So you've organised your disaster recovery plan and you've build a solid backup service in the cloud. That means you're fully protected against ransomware, right? We're sorry to have to tell you this, but no.
If you get infected with ransomware that encrypts your data, then a solid backup means you'll be able to recover your information and avoid dealing with online creeps demanding a fee to restore it. The problem is that today, the crooks will probably have stolen that data too. This is a recent evolution in ransomware called double extortion, and it has changed the ransomware threat entirely.
A double extortion ransomware gang will encrypt your data as usual, but they will also exfiltrate it at the same time, sending it back to their command and control server. This is the external computer that communicates with the ransomware and sends it instructions. They will then threaten to publish that data unless you pay up. So even if you can restore the data from backups, you're still at their mercy.
That data can be pretty sensitive. Back in 2014, hackers purportedly from North Korea compromised Sony Pictures and stole emails in retaliation for the making of The Interview, a comedy about assassinating Kim Jong-Un. They later released the emails, revealing embarrassing gossip about celebrities signed to the studio.
Since then, we've seen multiple double extortion attacks, including one against the University of Utah, which had to pay $457,000 to ransomware operators even after restoring its backups. The REvil ransomware gang stole celebrity data from law firm Grubman Shire Meiselas & Sack in May 2020 and then published some of it - including sensitive files related to Lady Gaga - online after the company refused to pay.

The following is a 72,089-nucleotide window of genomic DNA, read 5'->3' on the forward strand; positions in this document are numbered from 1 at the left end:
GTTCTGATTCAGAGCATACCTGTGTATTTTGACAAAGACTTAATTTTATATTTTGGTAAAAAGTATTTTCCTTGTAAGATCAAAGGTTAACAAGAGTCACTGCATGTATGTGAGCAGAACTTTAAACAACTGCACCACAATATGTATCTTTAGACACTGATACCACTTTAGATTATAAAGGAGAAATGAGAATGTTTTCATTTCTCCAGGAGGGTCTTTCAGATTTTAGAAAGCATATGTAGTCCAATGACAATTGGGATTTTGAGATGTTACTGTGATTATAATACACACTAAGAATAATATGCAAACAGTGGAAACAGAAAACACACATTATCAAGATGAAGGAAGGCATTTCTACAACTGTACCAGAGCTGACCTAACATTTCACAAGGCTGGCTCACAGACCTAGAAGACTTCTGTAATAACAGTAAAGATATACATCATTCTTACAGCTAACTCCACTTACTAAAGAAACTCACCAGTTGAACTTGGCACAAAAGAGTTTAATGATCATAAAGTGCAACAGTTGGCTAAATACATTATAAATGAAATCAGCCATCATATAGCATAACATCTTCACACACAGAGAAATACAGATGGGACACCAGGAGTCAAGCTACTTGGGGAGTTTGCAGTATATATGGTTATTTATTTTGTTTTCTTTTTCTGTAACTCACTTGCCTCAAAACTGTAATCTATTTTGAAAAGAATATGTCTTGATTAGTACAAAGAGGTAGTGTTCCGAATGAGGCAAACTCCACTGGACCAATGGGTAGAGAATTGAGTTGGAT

Anti-ransomware consulting company Coveware found that 77% of ransomware attacks now feature the threat to leak stolen data. So, what can you do to protect yourself?
Prevention is better than cure. This means shoring up your cybersecurity practice with some basic measures, including not just better user education but also better patch management for your software, and scanning for malicious attachments and links in emails. White-listing your software applications to allow only approved applications to run is another effective measure.
These are all excellent forms of basic cybersecurity hygiene, and applying them together will lower your risk of infection. However, no strategy is 100% secure. All it takes is one lucky move on an attacker's part - or one slip on your side - to fall foul of ransomware. Handing off security to a managed security services provider that specialises in this practice will give you the strongest possible protection against ransomware infection.
Beyond that, take the time to evaluate your current data management processes. How aware are you of what data you collect and where you store it? How do you tag it for sensitivity and ownership? Do you store riskier information in more secure enclaves? Do you need to retain it at all?
These are the kinds of questions you should be answering now to minimise the chances of a successful data thief getting hold of something that could damage your company, or your customers. That kind of assessment will help you evaluate your risk so that you can tighten your data controls before an attack happens.
With ransomware crooks now targeting large and small companies alike, no one is immune. The best time to put these practices in place is before an attack happens. The worst time is after you get the ransom note.